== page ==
How to Manage Unapproved Smart Home Gadgets With Apple HomeKit
The Apple Home app makes it easy to control all of your smart home technologies right from your iPhone, but since we’re dealing with Apple, it also has some limitations. The biggest drawback is that Home only works with a small subset of HomeKit- approved smart lights, switches, and other gadgets.
This often means paying extra to stay in the Apple ecosystem, but there is a way around HomeKit’s limitations. All it takes is a program called Homebridge and some code.
What is Homebridge and how does it work?
This makes Homebridge great for controlling all your smart home gadgets through the Apple Home app. One Reddit user recommends stocking up on cheap Xiaomi smart plugs to turn your entire home into a smart home. Basically, anything that doesn’t work directly with Apple software should benefit from this workaround.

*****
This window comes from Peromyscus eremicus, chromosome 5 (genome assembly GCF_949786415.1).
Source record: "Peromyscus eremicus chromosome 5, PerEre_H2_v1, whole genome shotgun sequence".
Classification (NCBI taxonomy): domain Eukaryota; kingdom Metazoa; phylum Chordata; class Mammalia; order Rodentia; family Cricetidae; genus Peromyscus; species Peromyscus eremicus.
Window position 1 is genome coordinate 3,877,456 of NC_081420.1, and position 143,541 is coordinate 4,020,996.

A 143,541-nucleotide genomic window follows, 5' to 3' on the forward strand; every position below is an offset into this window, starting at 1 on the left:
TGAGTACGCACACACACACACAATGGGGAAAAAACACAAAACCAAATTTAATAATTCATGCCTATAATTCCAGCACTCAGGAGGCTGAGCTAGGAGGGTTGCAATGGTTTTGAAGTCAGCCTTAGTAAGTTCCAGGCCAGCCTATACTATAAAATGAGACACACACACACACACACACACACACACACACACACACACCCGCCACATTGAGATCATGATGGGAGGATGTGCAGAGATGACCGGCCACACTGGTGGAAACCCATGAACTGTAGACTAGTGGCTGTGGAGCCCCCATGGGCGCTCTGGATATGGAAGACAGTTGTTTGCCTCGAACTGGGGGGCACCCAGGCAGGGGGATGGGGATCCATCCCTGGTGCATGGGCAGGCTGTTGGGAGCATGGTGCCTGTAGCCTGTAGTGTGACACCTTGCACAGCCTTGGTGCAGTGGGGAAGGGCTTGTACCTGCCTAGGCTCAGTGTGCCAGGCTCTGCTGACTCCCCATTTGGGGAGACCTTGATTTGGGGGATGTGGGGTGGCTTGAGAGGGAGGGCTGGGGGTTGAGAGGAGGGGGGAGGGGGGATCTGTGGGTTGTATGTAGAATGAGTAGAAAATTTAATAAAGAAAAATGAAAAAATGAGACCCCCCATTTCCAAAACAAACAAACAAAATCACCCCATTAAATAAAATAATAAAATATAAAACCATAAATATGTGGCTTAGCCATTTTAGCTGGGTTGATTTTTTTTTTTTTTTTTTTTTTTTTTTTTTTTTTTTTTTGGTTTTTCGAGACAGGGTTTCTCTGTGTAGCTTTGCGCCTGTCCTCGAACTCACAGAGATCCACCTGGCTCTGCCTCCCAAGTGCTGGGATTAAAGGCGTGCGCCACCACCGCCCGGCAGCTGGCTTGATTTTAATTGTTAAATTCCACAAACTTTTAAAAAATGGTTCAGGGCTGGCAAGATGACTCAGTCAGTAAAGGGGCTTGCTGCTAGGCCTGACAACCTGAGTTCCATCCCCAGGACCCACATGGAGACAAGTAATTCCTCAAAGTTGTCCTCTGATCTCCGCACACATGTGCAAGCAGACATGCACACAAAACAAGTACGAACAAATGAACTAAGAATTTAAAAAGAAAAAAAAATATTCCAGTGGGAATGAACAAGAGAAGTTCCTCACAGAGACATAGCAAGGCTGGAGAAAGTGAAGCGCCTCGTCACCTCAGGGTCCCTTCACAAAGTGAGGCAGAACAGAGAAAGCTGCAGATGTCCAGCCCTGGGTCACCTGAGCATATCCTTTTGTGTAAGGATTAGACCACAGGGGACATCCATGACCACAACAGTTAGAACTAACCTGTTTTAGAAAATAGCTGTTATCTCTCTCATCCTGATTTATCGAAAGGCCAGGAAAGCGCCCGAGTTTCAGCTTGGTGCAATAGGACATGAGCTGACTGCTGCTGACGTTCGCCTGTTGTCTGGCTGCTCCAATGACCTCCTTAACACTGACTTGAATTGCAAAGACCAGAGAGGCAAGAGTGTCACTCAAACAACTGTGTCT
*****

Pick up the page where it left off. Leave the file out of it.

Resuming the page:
One big drawback is that you open yourself up to hackers and other risks. Apple requires every device to pass multiple tests and follow strict safety guidelines if it requires HomeKit approval. This can limit the pool of approved gadgets, but it also means you don’t have to worry about security as much. Homebridge is also open source, so you rely on the free developer community to keep it up to date, not a trusted company like Apple.
How to install HomeBridge
If you have a Mac at home that always works (like a desktop computer or a Mac Mini that acts as a media player), this is probably the best option. IMore has a detailed guide to installing Homebridge on macOS. Just be sure to back up your computer first in case something goes wrong.
You can also install Homebridge on Windows if you don’t have a macOS computer on hand. But, again, you have to make sure the computer is always on for the software to work.
If you don’t already have a computer to run Homebridge, your best option might be to buy a cheap Raspberry Pi computer and use it as a hub. In this case, Github has a step-by-step guide that walks you through the process.